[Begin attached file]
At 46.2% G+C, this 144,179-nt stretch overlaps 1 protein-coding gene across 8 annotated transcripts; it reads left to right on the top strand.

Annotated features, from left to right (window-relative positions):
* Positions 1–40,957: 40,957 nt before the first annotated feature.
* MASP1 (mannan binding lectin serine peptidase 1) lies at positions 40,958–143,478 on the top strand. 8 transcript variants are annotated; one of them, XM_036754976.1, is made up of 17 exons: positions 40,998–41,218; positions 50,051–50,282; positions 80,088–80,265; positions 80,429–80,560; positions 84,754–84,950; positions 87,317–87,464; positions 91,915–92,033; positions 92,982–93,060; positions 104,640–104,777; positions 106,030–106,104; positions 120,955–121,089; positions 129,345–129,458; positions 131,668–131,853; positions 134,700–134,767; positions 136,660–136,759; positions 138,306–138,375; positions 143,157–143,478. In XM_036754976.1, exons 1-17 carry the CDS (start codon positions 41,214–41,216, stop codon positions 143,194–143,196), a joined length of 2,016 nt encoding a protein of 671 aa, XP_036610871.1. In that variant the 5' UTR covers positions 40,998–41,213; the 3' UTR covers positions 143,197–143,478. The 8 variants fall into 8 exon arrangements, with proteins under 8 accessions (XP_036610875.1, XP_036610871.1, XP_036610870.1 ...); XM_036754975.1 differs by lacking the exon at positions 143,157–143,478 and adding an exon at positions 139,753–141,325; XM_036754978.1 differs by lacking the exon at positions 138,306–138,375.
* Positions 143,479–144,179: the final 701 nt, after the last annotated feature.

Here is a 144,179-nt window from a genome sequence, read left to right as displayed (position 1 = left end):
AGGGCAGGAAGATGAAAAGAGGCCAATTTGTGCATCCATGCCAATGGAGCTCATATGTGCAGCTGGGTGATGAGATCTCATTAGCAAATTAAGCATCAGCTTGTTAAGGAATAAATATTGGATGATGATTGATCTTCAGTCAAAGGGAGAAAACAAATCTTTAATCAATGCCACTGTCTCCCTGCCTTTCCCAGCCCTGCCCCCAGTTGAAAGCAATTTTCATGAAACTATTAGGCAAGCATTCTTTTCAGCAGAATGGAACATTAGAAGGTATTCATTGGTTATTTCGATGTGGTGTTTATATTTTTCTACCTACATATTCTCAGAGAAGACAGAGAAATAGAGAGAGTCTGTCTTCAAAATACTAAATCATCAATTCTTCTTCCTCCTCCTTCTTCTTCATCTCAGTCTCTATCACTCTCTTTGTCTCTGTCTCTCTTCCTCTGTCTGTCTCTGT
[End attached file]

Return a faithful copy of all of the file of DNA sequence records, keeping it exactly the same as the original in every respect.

At 46.2% G+C, this 144,179-nt stretch overlaps 1 protein-coding gene across 8 annotated transcripts; it reads left to right on the top strand.

Annotated features, from left to right (window-relative positions):
* Positions 1–40,957: 40,957 nt before the first annotated feature.
* MASP1 (mannan binding lectin serine peptidase 1) lies at positions 40,958–143,478 on the top strand. 8 transcript variants are annotated; one of them, XM_036754976.1, is made up of 17 exons: positions 40,998–41,218; positions 50,051–50,282; positions 80,088–80,265; positions 80,429–80,560; positions 84,754–84,950; positions 87,317–87,464; positions 91,915–92,033; positions 92,982–93,060; positions 104,640–104,777; positions 106,030–106,104; positions 120,955–121,089; positions 129,345–129,458; positions 131,668–131,853; positions 134,700–134,767; positions 136,660–136,759; positions 138,306–138,375; positions 143,157–143,478. In XM_036754976.1, exons 1-17 carry the CDS (start codon positions 41,214–41,216, stop codon positions 143,194–143,196), a joined length of 2,016 nt encoding a protein of 671 aa, XP_036610871.1. In that variant the 5' UTR covers positions 40,998–41,213; the 3' UTR covers positions 143,197–143,478. The 8 variants fall into 8 exon arrangements, with proteins under 8 accessions (XP_036610875.1, XP_036610871.1, XP_036610870.1 ...); XM_036754975.1 differs by lacking the exon at positions 143,157–143,478 and adding an exon at positions 139,753–141,325; XM_036754978.1 differs by lacking the exon at positions 138,306–138,375.
* Positions 143,479–144,179: the final 701 nt, after the last annotated feature.

Here is a 144,179-nt window from a genome sequence, read left to right as displayed (position 1 = left end):
AGGGCAGGAAGATGAAAAGAGGCCAATTTGTGCATCCATGCCAATGGAGCTCATATGTGCAGCTGGGTGATGAGATCTCATTAGCAAATTAAGCATCAGCTTGTTAAGGAATAAATATTGGATGATGATTGATCTTCAGTCAAAGGGAGAAAACAAATCTTTAATCAATGCCACTGTCTCCCTGCCTTTCCCAGCCCTGCCCCCAGTTGAAAGCAATTTTCATGAAACTATTAGGCAAGCATTCTTTTCAGCAGAATGGAACATTAGAAGGTATTCATTGGTTATTTCGATGTGGTGTTTATATTTTTCTACCTACATATTCTCAGAGAAGACAGAGAAATAGAGAGAGTCTGTCTTCAAAATACTAAATCATCAATTCTTCTTCCTCCTCCTTCTTCTTCATCTCAGTCTCTATCACTCTCTTTGTCTCTGTCTCTCTTCCTCTGTCTGTCTCTGT